Usain Bolt: People calling me ‘underdog’ for final race

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Usain Bolt is paying attention to what the track and field world is saying before the expected last individual race of his career on Saturday.

He doesn’t agree with it.

“Again, I’m the underdog for some reason,” Bolt said at a press conference in London on Tuesday. “That’s what I keep reading. That’s what my team keeps telling me. So I’ve got to prove myself once more.”

Bolt competes in what is expected to be his final meet before retirement at the world championships at the 2012 Olympic Stadium.

The 100m final is Saturday (NBC and NBC Sports Gold, 3 p.m. ET).

The 4x100m final is Aug. 12 (NBC and NBC Sports Gold, 3 p.m. ET).

Bolt’s fastest time this season is 9.95 seconds, which ranks him seventh in the world in 2017.

It’s his lowest standing going into any Olympics or world championships. And in Bolt’s six previous Olympic and world 100m titles, the silver medalist ran 9.89 or faster.

Bolt is not worried. He’s encouraged by steady improvement this season. Bolt’s first two 100m races in June were 10.03 and 10.06, followed by the 9.95 in Monaco on July 21 in his last worlds tune-up.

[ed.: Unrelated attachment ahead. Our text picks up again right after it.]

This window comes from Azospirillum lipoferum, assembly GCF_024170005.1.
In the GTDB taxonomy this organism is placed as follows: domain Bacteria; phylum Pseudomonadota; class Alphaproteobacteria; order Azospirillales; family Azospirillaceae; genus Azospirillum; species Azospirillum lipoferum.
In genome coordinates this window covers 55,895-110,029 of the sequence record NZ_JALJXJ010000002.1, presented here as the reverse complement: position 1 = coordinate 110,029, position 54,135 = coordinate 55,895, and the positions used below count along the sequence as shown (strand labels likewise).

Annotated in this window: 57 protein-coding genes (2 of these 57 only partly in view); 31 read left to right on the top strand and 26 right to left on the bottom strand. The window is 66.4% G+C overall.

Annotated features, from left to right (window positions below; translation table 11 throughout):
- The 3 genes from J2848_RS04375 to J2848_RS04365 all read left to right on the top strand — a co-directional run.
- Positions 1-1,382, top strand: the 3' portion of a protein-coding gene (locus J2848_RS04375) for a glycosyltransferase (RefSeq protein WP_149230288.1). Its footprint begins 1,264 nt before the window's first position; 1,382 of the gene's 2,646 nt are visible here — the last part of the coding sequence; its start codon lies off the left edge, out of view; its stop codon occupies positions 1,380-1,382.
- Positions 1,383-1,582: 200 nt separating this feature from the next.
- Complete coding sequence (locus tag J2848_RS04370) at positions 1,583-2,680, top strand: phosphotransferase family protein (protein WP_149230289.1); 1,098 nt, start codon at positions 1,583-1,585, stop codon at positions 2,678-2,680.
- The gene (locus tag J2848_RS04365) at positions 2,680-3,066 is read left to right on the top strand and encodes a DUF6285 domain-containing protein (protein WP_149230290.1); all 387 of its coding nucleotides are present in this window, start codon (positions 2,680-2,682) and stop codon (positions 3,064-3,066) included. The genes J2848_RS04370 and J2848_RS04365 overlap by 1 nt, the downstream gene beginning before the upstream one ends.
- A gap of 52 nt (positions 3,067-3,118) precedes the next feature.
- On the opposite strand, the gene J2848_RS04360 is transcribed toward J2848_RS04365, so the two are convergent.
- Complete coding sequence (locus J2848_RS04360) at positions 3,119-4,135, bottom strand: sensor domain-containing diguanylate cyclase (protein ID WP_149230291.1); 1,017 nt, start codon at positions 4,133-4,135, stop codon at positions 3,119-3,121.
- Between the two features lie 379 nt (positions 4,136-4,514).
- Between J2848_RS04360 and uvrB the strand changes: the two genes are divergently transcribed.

“Shows that I’m going in the right direction,” Bolt said. “It’s all about who can keep their nerves and who’s ready to challenge. I’ve been here many times. I know I’m ready. It’s go time.”

WORLDS: TV Schedule | 5 Men’s Races to Watch | 5 Women’s Races

Like in 2015, when Bolt had an injury-shortened build-up to worlds. He didn’t break 10 seconds until one month before the championships (a pair of 9.87s in one day) and then won worlds in 9.79 seconds.

This year, Bolt can take confidence in that the rest of the world is slowing down, too.

Justin Gatlin, the 2015 World and 2016 Olympic silver medalist, has a best time of 9.95 seconds in 2017.

Another American, Christian Coleman, owns the fastest time in the world this season, a 9.82 from the NCAA Championships on June 7. But Coleman, who is untested on the global stage, followed that with a 10.04, 9.93, 10.02 and 9.98 in his last four races.

There’s also this stat: Bolt has the fastest time in the world run outside one’s home country this year.